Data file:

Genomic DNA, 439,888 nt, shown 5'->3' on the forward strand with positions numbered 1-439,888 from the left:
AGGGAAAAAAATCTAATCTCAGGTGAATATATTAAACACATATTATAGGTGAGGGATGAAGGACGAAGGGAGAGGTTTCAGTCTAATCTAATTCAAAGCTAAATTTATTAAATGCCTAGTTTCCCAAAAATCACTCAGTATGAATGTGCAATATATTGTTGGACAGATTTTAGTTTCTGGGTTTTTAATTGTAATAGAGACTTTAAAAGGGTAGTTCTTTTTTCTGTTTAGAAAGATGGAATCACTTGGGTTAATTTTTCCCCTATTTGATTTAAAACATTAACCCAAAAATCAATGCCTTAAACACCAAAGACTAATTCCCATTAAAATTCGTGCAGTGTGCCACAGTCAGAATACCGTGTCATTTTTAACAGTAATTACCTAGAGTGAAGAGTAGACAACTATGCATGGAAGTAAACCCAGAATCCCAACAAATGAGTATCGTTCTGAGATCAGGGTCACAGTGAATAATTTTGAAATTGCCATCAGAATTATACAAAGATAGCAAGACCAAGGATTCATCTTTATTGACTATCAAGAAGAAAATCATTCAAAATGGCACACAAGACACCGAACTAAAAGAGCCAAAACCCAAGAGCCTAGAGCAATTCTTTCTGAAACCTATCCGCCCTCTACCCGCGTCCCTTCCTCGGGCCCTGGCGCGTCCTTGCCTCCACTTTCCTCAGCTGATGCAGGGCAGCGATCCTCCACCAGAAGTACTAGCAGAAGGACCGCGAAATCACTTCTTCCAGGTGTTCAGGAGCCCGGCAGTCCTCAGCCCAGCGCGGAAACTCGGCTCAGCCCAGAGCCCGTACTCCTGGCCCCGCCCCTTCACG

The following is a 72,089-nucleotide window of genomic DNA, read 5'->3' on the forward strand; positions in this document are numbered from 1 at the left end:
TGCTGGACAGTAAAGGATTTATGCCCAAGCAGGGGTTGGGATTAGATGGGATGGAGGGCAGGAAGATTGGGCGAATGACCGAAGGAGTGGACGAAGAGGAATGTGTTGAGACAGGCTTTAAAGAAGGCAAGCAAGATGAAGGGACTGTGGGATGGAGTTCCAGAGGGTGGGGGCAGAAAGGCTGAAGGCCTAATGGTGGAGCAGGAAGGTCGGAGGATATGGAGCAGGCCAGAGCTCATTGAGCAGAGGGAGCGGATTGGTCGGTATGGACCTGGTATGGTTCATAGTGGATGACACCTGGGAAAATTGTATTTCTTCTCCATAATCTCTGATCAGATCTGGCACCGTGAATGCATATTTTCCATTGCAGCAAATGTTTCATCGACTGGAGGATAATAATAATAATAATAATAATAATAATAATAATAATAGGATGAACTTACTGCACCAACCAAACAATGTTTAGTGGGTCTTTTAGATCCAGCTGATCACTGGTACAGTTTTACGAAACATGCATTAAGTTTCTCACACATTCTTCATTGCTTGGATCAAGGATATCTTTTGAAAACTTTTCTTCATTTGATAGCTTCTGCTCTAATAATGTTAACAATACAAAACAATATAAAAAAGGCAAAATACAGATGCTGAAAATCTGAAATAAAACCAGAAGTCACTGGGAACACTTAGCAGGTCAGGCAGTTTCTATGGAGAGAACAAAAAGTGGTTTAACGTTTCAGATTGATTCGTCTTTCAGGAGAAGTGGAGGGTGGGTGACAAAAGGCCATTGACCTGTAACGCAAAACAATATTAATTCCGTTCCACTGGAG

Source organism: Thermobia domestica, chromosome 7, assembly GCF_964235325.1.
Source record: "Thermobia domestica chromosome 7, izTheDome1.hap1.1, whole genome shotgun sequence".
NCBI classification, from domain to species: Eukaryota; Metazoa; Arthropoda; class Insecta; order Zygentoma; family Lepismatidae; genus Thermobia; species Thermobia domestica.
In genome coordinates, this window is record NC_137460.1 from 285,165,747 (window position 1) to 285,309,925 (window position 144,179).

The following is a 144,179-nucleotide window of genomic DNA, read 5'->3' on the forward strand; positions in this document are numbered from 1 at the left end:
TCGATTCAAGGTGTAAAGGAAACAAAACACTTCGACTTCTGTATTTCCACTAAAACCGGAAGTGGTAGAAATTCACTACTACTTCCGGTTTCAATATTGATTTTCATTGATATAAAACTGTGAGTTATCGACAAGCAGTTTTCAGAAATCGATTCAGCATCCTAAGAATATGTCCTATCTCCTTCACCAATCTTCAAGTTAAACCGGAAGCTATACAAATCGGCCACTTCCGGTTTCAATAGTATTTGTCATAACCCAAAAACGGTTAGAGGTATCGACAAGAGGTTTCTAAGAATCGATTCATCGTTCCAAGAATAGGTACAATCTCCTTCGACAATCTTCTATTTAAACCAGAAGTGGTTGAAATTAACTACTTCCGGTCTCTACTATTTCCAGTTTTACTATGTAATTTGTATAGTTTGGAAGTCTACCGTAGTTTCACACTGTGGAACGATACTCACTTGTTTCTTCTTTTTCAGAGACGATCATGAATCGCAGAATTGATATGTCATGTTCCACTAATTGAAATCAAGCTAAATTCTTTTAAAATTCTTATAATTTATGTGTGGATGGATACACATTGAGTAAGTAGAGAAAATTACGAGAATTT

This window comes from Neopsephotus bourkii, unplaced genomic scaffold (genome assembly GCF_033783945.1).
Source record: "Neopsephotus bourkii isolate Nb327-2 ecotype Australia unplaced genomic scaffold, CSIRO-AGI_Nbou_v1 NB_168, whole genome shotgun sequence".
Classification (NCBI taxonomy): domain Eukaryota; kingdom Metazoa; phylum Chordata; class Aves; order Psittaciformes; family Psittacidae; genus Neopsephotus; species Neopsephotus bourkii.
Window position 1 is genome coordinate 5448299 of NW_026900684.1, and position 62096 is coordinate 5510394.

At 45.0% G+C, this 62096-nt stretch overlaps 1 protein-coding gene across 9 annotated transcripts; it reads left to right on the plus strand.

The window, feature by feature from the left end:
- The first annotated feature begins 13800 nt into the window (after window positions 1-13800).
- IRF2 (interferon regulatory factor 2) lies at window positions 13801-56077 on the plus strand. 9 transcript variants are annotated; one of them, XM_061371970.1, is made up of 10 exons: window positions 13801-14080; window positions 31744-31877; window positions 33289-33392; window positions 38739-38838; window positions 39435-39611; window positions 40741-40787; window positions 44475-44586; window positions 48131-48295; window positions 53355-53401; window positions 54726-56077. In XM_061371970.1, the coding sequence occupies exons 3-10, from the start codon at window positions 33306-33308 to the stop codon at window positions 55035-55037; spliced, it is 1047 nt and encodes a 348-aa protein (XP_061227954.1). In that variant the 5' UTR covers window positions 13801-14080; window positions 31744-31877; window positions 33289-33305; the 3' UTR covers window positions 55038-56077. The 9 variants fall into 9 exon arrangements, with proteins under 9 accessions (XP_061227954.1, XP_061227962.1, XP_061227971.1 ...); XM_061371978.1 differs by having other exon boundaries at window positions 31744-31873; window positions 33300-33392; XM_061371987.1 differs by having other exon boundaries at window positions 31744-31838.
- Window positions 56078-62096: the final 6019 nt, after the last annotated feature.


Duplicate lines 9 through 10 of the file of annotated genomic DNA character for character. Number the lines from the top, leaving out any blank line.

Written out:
The following is a 144,179-nucleotide window of genomic DNA, read 5'->3' on the forward strand; positions in this document are numbered from 1 at the left end:
TCGATTCAAGGTGTAAAGGAAACAAAACACTTCGACTTCTGTATTTCCACTAAAACCGGAAGTGGTAGAAATTCACTACTACTTCCGGTTTCAATATTGATTTTCATTGATATAAAACTGTGAGTTATCGACAAGCAGTTTTCAGAAATCGATTCAGCATCCTAAGAATATGTCCTATCTCCTTCACCAATCTTCAAGTTAAACCGGAAGCTATACAAATCGGCCACTTCCGGTTTCAATAGTATTTGTCATAACCCAAAAACGGTTAGAGGTATCGACAAGAGGTTTCTAAGAATCGATTCATCGTTCCAAGAATAGGTACAATCTCCTTCGACAATCTTCTATTTAAACCAGAAGTGGTTGAAATTAACTACTTCCGGTCTCTACTATTTCCAGTTTTACTATGTAATTTGTATAGTTTGGAAGTCTACCGTAGTTTCACACTGTGGAACGATACTCACTTGTTTCTTCTTTTTCAGAGACGATCATGAATCGCAGAATTGATATGTCATGTTCCACTAATTGAAATCAAGCTAAATTCTTTTAAAATTCTTATAATTTATGTGTGGATGGATACACATTGAGTAAGTAGAGAAAATTACGAGAATTT